Saturday, October 11 2014
It was raining this morning and Gretchen had to work, so, after an early afternoon Skype meeting, it fell to me to walk the dogs. Up until I actually walked them, they kept pacing around in the laboratory looking at me with that distracing "I'm really bored, Dad" expression they've mastered. It's been less relaxing to walk with the dog in the forest since last year's uptick in bad bear encounters, though they haven't been much in evidence lately. Perhaps the fields full of ripe corn is keeping them all down lower in the Esopus Valley.
I always forget little things before going to the Wall Street house, but today after a stop at Herzog's, I had absolutely everything I need. While Eric was using paint thinner to clean the aluminum siding, I finished the work on the garage electrification and then turned my attention to installing a light in the attic of the house. I opened two different electrical boxes with the idea of tapping into the wires therein, but what I found in both kept me from proceeding. In both cases, the wires in the box consisted of that old mesh-jacketed stuff that tends to crumble to dust if bent. Instead of being made with wire nuts, the connections looked as if they'd been made by twisting the wires together and then taping them with an old style of electrical tape (the kind that looks like black fabric, not shiny black plastic). I'd rather pull a wire up from the basement than work with that stuff. For now, I think the attic will have to be illuminated by flashlight.
I turned my attention to the closet half bathroom project. To make it work, I'm going to have to remove a big cast iron radiator, part of which is inside a boxed-over section of the closet. I've never attempted to remove a steam radiator before, and my first attempt didn't go far. I tried putting a monkey wrench on an inch-thick piece of pipe and backing it out, but it could not be moved. Obviously, I'm going to have to do some internet research before proceeding. In the meantime, I could start disassembling the box around the part of the radiator that is in the closet. Surprisingly, I found the box was full of insulation, and hopefully not the asbestos kind. [It's not; I was able to melt a sample with a MAPP-gas torch.]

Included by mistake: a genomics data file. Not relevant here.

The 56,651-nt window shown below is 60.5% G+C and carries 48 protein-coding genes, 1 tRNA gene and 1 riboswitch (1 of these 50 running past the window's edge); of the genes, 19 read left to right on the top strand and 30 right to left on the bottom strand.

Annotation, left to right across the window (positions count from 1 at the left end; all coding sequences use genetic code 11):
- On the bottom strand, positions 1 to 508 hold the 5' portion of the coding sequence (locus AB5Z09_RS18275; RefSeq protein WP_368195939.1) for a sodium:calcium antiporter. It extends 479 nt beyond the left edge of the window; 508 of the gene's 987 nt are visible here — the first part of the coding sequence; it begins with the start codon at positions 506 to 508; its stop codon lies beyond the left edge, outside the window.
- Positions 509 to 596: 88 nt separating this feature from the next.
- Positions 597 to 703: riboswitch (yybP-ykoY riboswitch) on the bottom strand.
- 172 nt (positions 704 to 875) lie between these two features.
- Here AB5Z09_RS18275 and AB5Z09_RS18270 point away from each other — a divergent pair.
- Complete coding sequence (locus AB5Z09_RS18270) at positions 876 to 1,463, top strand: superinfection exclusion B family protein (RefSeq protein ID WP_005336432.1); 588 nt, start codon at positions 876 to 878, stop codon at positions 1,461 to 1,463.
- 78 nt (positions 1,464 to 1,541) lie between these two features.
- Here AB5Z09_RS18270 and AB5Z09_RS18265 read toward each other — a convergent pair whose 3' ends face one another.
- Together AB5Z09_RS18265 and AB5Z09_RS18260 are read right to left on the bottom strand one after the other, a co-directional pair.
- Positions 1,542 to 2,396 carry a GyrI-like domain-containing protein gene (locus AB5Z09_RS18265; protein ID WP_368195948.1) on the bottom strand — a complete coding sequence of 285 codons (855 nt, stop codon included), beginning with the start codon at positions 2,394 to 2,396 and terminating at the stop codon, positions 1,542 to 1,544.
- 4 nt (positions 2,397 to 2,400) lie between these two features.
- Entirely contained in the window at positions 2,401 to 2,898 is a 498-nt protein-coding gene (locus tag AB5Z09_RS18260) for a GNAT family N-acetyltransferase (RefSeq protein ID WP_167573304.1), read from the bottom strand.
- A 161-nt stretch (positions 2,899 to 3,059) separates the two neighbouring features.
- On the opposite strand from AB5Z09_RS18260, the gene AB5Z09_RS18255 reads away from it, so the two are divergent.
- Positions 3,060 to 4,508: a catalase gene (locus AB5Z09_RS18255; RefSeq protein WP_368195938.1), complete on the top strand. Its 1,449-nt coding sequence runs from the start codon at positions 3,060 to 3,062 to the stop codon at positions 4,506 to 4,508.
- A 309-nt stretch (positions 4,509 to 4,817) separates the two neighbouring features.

Gretchen called me on Eric cellphone and reminded me that we'd be going to a party up at that wacky compound near Palenville. So hurried home, and eventually we left. Because of the several dogfights we'd had to break up that last time we'd gone there, we didn't bring the dogs, but we did bring big appetites. The party had been catered by New World Home Cooking, and though w've been disappointed by New World as a restaurant, the big trays they provide as a catering service usually have some winners. I was excited about a seitan-rich glurp, but it turned out to have an off-putting (and completely unnecessary) sweet taste in it.
I don't know if there were more little human children or dogs at this particular party, but both took turns erupting into loud chaos every so often: either barking from the dogs or ear-splitting screaming from the children.
For a time, a large chunk of the kids were off visiting a haunted house in Kingston, but when they returned there was a big "cheese" tasting held. The "cheese" was all various kinds of vegan nut cheeses from the laboratory of Miyoko Schinner, much of which was convincingly tangy. One party attendee managed to get us all laughing by saying, "I can't wait 'til the day when we look back on today and say, 'That cheese really sucked!'" Vegan cheese has come a long way, but there's still no substitute for a proper swiss or provolone.
When I'm at a party at that particular compound, I always manage to keep things under control until, inevitably, someone invites me to go smoke pot with them (usually, these days, in the tree house). I got back to the party after that and I was so stoned that all I could do was drink water and listen as best I could to the conversation. I actually felt more comfortable with the animals and even, when they came through, the little children. I felt like I could read their minds. The kids were having some sort of crisis about marbles that required consulting with one of their many parents. I tried to imagine what it was like to be a kid playing in another room and then coming in to the grown-up room and seeing a bunch of relaxed adults with their alcoholic beverages. There were a few occasions like this when I was kid, but my parents weren't all that social so it didn't happen often. But when it did happen, it usually also produced thick clouds of cigarette smoke because it was the 1970s.
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